Kevin Wilson read obituaries he wrote for himself in high school. Each one cast him as a man of great importance in fields as varied as football and movie star

Saturday, September 6, 2014

Dear Peter: My Inner Teen Is in Love With Your Inner Teen

Two thirds of the way through Always a Catch, Peter Richmond's first YA novel, budding prep-school football star Jack Lefferts finally gets up the balls to bare his soul to Caroline Callahan, a brainy eleventh-grader with more literary references at her fingertips than the Library of Congress. So what does the kid do? He suddenly busts out—no more Mr. Shy Guy—and barges into her dorm (strictly off-limits), bounds up the stairs, looks both ways and, seeing the coast is clear, rushes to her door and knocks. The door opens:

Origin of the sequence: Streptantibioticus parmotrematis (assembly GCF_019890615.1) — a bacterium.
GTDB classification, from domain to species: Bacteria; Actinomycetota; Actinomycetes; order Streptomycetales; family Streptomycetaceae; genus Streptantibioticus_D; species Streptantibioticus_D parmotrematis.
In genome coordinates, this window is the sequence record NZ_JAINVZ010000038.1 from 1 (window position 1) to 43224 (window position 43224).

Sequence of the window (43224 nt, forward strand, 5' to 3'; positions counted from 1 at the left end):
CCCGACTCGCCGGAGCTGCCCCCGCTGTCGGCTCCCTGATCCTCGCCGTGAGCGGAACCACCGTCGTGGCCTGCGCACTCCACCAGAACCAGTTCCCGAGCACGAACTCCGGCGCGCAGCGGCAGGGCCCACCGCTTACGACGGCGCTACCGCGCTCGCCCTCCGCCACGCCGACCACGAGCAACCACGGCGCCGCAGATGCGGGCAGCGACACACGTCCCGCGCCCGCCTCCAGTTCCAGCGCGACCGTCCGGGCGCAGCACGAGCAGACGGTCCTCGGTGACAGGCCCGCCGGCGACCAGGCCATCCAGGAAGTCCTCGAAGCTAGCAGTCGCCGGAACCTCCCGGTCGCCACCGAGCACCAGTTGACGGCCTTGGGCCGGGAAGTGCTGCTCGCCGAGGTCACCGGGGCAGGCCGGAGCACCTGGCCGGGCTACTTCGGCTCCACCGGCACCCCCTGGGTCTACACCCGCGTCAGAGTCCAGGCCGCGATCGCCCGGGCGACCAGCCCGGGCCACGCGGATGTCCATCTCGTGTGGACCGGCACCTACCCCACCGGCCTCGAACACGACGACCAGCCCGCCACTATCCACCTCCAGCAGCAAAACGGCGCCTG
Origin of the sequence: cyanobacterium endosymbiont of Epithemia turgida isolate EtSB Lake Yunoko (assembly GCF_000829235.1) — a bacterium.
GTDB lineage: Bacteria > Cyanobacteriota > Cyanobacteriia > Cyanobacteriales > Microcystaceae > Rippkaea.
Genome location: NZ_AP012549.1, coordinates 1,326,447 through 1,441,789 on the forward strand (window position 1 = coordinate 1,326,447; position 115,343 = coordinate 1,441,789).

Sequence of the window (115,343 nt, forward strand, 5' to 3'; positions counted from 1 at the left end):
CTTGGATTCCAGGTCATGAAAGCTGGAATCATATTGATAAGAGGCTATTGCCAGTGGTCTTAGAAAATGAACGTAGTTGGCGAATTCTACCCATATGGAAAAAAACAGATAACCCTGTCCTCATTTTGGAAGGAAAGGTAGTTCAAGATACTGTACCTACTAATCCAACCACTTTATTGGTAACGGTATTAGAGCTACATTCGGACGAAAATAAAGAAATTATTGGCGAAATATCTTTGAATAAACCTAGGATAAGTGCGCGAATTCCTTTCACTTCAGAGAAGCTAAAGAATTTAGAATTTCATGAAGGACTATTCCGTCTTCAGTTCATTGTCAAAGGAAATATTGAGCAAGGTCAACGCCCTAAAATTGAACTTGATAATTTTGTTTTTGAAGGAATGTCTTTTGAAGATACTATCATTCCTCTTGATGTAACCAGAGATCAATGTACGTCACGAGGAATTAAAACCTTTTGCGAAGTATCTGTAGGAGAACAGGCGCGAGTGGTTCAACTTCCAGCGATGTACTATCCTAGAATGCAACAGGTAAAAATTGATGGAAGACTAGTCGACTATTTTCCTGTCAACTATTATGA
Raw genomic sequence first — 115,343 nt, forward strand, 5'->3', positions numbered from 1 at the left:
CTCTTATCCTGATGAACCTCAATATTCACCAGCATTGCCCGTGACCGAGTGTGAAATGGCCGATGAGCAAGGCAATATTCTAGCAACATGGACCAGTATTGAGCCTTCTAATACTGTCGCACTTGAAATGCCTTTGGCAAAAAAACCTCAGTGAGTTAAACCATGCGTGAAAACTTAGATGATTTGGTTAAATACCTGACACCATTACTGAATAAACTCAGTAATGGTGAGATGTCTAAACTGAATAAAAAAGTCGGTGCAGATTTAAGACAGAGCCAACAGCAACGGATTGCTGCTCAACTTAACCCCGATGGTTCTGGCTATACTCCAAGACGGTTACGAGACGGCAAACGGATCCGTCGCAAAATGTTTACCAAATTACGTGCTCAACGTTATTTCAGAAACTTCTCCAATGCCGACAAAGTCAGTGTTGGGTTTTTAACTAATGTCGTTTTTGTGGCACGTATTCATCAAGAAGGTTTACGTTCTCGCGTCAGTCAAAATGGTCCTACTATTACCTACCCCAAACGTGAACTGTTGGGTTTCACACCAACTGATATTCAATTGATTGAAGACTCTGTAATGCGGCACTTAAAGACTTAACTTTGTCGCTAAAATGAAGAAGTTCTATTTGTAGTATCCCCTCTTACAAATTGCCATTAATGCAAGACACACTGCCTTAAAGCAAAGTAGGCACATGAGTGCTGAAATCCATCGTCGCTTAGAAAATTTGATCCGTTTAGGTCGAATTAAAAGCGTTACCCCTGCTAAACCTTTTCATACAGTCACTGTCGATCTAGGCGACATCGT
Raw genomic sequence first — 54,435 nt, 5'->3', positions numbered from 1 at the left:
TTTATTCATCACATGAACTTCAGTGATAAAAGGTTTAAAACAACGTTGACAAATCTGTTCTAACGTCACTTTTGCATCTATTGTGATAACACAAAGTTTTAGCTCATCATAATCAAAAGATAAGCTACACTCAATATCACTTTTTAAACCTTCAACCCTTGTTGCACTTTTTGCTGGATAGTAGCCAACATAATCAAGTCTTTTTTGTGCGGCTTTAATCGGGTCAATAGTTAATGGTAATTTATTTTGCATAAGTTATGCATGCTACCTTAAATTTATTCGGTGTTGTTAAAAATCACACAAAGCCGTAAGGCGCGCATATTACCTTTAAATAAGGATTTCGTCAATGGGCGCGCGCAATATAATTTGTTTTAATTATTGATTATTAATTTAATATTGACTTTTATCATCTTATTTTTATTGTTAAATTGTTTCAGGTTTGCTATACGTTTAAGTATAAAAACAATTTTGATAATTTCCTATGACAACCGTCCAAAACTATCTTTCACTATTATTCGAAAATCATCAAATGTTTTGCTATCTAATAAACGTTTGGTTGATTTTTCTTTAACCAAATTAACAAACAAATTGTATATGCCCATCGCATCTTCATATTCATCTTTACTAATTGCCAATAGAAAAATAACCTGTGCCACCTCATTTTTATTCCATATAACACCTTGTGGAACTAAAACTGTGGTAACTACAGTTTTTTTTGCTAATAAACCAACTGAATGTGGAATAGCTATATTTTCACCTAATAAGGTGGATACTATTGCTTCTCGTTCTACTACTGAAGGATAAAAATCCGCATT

She was wearing a sweatshirt and sweatpants, her hair pulled into a ponytail. "What are you doing here?" she said. "This is stupid, Jack. Booth's a bitch. If she catches you . . . " She pulled me in by my sweatshirt and closed the door. "So whatever you have to say couldn't have waited?"
What did I have to say? Wait, that was easy. "I just wanted to know if . . . if we, you know, are . . . I don't know . . . "
"You're going to have to learn how to finish a sentence, Lefferts, if Jarvis is going to give you an A."
We stood there, stupidly. Then she reached out both her hands, with her palms up. So I put my hands in hers. And maybe then there was some sort of current. It was definitely electric. For me, anyway. She was just totally cool and relaxed.
"We're something," she said. "Why do you have to label it? Now, get out of here. All we need is Booth busting me. Or you."

Wednesday, August 13, 2014

Two Actors Meet in an Alley